It will be difficult to shift the breast-screening age,
even if the science does not support screening women under 50,
Dunedin breast cancer survivor Dr Sue Walthert says.
Dr Walthert fears a change to the age threshold could shake
women's confidence in breast-screening generally.
Debate was ignited last week by University of Otago
Wellington academics Dr Caroline Shaw and Associate Prof
Diana Sarfati, who have written public health blog posts
saying the benefit of breast cancer screening is much less
than previously thought, because of cancer over-detection and
New Zealand starts breast-screening at 45, earlier than
Australia, Canada, or the United Kingdom.
Screening could detect cancers that would never cause a
problem in a person's lifetime, the blog said.
''The problem is that when we identify a breast cancer
through screening we can't always tell if it is a cancer that
is going to cause a problem or not. So we have to treat them
Treatments, such as radiotherapy, could be ''mutilating,
painful and involve long-term side effects'', the blog said.
Substantial advances had been made in breast cancer treatment
since randomised control trials (RCTs) of screening in the
1970s and early 1980s and, consequently, survival and
mortality had improved considerably.
''The balance of benefits and harms in this age group is not
favourable. In New Zealand, we need to stop screening women
under 50 and start being more honest about the lack of
clarity about the evidence for screening in older women,'' Dr
Shaw and Prof Sarfati said.
Dr Walthert, who developed a cancer survivorship programme
for the Otago-Southland division of the Cancer Society after
her own experience of breast cancer, said screening
programmes always involved some over-diagnosis and
under-diagnosis. It was difficult because science was
''The screening programme should make its decisions based on
the science but ... the science does not know 100%. It can
only say on balance what the best thing to recommend is.''
Women in that age group needed to be able to make the
decision on screening themselves, after hearing the pros and
''I think it will be hard for NZ to change back to age 50 for
breast-screening, even if the science tells us this is the
best thing to do.
''I would worry that women would be made to feel uneasy about
screening in general.''
If the age was changed, it would need to be accompanied by a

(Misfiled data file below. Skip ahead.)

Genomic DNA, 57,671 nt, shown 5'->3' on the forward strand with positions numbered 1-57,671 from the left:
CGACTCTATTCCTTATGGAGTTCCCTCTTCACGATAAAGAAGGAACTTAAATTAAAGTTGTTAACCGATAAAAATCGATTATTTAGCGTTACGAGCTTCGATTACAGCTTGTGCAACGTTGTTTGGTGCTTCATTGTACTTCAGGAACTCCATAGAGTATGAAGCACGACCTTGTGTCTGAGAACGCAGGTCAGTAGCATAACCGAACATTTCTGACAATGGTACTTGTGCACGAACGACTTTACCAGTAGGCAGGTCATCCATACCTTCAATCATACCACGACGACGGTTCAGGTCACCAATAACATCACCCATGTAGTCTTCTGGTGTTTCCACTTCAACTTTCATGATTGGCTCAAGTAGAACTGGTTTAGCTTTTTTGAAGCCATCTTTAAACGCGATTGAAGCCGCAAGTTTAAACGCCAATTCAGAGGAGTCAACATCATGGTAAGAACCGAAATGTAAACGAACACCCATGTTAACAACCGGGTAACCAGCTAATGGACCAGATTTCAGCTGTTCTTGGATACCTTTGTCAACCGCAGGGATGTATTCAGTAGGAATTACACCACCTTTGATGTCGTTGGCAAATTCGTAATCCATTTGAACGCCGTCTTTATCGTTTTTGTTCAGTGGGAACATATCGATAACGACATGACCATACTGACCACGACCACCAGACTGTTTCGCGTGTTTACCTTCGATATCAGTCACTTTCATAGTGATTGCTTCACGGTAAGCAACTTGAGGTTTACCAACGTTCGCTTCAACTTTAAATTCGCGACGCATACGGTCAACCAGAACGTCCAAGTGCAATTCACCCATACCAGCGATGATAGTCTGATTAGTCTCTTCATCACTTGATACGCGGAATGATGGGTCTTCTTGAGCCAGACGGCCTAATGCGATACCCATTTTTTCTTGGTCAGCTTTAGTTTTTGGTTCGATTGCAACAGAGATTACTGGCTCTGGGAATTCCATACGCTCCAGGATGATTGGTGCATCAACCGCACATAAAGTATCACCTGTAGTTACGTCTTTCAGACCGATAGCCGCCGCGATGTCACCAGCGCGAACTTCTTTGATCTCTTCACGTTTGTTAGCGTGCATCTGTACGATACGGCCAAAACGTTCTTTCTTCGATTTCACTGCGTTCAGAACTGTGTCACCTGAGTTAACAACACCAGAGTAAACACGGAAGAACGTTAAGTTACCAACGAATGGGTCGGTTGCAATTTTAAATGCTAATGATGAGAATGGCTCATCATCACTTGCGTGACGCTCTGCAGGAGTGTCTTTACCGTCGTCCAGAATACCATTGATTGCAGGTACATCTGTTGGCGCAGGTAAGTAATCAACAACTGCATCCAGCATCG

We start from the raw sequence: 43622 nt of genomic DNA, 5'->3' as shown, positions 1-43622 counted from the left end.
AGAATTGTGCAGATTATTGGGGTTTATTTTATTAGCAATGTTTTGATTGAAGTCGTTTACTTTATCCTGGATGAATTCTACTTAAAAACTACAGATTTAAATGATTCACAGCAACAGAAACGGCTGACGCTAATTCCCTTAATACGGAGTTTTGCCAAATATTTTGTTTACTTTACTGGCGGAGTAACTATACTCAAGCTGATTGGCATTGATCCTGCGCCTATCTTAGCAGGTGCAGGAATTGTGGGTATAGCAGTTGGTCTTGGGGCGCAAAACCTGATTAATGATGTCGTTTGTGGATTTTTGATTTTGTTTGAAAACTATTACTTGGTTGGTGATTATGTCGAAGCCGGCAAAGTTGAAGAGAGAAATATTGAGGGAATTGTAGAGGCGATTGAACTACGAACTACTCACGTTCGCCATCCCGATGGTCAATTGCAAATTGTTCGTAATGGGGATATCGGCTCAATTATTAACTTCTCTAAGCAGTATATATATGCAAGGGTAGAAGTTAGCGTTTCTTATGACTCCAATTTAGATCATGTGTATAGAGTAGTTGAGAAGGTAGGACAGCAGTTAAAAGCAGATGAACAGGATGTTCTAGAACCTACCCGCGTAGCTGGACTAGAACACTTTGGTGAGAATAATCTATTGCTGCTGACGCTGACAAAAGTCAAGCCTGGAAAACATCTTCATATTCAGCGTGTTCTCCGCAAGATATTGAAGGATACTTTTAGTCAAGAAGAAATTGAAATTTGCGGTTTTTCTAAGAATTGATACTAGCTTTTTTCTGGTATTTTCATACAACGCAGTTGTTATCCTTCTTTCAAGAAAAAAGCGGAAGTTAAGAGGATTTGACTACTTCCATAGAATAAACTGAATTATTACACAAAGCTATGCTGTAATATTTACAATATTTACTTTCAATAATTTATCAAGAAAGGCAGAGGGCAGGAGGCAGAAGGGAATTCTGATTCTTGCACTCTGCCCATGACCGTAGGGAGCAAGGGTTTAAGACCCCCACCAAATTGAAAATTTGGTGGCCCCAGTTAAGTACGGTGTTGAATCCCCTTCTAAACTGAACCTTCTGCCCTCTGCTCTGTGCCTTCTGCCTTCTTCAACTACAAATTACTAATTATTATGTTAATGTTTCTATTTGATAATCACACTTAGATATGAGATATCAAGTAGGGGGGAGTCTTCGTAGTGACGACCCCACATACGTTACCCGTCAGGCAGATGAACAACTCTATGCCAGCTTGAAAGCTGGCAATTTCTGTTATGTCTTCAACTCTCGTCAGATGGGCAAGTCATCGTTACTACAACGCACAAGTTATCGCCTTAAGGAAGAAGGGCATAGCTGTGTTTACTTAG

strong education programme.
''Women need to be empowered through understanding science in
simple terms and there are some excellent brains in NZ
capable of helping the health department with that task.''
University of Otago screening authority Associate Prof Brian
Cox said the resources used to screen women under 50 would be
better used for other services.
The lack of evidence for the benefits of screening this age
group had been evident for more than 20 years.
He believed there were financial agendas at play keeping the
age at 45, but said cost pressures in health increasingly
meant funded services had to be effective.
Even the United States had shifted the age at which testing
started in response to the scientific evidence, Prof Cox
Breast Cancer Foundation chief executive Evangelia Henderson
strongly disagreed with the call to lift the age and said
breast cancer detections in women under 50 had saved hundreds
''In 2012, we had 423 women aged between 45 and 49 diagnosed
in New Zealand with breast cancer, and that's invasive breast
cancer we're talking about.''
BreastScreen Aotearoa clinical leader Dr Marli Gregory told
the Otago Daily Times there was no plan to review the
The Ministry of Health's National Screening Unit regularly
monitored international literature and other international
screening programmes, she said.
''In New Zealand, there has been a steady reduction in breast
cancer mortality rates since 1990,'' Dr Gregory said.
The breast-screening authority had commissioned a mortality
study to assess the breast screening programme. Results would
be available next year.
Additional reporting by APNZ.